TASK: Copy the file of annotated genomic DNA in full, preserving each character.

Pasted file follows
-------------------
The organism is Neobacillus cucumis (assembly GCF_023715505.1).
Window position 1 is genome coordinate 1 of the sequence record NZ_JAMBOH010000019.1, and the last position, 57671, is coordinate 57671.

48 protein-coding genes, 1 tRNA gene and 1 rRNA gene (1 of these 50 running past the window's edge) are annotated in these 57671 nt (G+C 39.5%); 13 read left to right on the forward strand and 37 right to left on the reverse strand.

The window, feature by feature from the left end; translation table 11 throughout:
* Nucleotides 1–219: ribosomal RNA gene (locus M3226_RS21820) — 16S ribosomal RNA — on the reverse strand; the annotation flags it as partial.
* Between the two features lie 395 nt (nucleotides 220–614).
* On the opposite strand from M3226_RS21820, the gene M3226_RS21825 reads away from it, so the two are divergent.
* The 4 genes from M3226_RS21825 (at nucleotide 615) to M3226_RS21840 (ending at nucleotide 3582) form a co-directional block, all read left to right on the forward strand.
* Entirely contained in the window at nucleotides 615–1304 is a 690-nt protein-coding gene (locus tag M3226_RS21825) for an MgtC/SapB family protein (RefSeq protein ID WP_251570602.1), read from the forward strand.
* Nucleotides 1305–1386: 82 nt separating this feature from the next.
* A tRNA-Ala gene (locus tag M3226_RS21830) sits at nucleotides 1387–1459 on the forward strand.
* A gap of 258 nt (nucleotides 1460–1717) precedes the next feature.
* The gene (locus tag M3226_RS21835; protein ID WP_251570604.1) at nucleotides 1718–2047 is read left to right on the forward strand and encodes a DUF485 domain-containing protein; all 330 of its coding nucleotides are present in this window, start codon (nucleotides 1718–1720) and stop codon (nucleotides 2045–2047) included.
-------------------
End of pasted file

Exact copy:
The organism is Neobacillus cucumis (assembly GCF_023715505.1).
Window position 1 is genome coordinate 1 of the sequence record NZ_JAMBOH010000019.1, and the last position, 57671, is coordinate 57671.

48 protein-coding genes, 1 tRNA gene and 1 rRNA gene (1 of these 50 running past the window's edge) are annotated in these 57671 nt (G+C 39.5%); 13 read left to right on the forward strand and 37 right to left on the reverse strand.

The window, feature by feature from the left end; translation table 11 throughout:
* Nucleotides 1–219: ribosomal RNA gene (locus M3226_RS21820) — 16S ribosomal RNA — on the reverse strand; the annotation flags it as partial.
* Between the two features lie 395 nt (nucleotides 220–614).
* On the opposite strand from M3226_RS21820, the gene M3226_RS21825 reads away from it, so the two are divergent.
* The 4 genes from M3226_RS21825 (at nucleotide 615) to M3226_RS21840 (ending at nucleotide 3582) form a co-directional block, all read left to right on the forward strand.
* Entirely contained in the window at nucleotides 615–1304 is a 690-nt protein-coding gene (locus tag M3226_RS21825) for an MgtC/SapB family protein (RefSeq protein ID WP_251570602.1), read from the forward strand.
* Nucleotides 1305–1386: 82 nt separating this feature from the next.
* A tRNA-Ala gene (locus tag M3226_RS21830) sits at nucleotides 1387–1459 on the forward strand.
* A gap of 258 nt (nucleotides 1460–1717) precedes the next feature.
* The gene (locus tag M3226_RS21835; protein ID WP_251570604.1) at nucleotides 1718–2047 is read left to right on the forward strand and encodes a DUF485 domain-containing protein; all 330 of its coding nucleotides are present in this window, start codon (nucleotides 1718–1720) and stop codon (nucleotides 2045–2047) included.